Hewlett-Packard and Microsoft have reaped more than $600 million in consulting revenue related to Microsoft's .Net software since signing a deal two years ago, the companies said Thursday. The vast majority of that revenue went to HP, Nora Denzel, an HP senior vice president, said in an interview. The companies originally invested about $50 million to beef up their service offerings for building custom business applications based on the .Net line of development tools and Windows software.
Since signing that deal, the two have taken part in about 1,000 projects with about 700 customers. Denzel noted that the Microsoft arrangement has boosted HP's professional services strategy to build finished applications along industry-specific lines. In their joint consulting work, the companies have devised application development practices in four vertical industries.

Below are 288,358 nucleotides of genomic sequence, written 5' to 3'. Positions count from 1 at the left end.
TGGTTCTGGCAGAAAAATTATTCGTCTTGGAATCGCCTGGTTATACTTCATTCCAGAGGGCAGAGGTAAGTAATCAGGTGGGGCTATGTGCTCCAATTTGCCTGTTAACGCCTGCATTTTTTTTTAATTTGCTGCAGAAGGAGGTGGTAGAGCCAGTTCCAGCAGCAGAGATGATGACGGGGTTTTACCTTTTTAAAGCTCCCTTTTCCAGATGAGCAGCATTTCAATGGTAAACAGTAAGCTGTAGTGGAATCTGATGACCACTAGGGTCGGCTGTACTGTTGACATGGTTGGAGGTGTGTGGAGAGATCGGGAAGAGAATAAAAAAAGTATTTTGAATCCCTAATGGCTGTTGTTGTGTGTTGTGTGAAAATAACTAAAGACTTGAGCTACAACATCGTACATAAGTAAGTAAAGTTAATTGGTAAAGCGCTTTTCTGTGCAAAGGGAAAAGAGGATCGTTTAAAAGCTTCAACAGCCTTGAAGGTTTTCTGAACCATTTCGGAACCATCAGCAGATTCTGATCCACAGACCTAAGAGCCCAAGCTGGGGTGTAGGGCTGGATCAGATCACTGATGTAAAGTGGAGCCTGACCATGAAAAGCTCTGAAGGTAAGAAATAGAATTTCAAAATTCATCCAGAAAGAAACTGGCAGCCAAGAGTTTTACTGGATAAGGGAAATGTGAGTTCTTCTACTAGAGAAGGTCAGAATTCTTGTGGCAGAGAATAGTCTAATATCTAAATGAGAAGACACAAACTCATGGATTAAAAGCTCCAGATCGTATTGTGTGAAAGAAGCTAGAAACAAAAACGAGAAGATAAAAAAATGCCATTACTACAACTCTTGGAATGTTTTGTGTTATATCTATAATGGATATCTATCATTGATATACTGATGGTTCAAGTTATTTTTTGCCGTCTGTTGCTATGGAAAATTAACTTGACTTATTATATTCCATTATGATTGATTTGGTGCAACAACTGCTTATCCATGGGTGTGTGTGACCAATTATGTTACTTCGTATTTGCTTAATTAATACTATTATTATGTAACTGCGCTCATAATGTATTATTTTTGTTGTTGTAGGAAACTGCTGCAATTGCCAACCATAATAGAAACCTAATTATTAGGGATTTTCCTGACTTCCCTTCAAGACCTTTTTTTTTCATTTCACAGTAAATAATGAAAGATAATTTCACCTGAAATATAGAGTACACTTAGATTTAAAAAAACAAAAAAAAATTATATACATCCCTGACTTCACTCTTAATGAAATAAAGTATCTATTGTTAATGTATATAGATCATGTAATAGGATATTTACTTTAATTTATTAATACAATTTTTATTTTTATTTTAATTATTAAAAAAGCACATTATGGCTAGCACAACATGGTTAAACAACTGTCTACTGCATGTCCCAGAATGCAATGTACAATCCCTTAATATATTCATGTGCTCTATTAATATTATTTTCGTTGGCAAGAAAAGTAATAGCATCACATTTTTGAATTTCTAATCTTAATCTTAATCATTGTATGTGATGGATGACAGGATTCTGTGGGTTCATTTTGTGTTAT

.Net in many ways mimics Sun Microsystems' Java software, which lets the same program run on different types of computers. Sun said its latest Java application server software--available for free--has been downloaded more than 1 million times. IBM said its Java product WebSphere has more than 80,000 customers.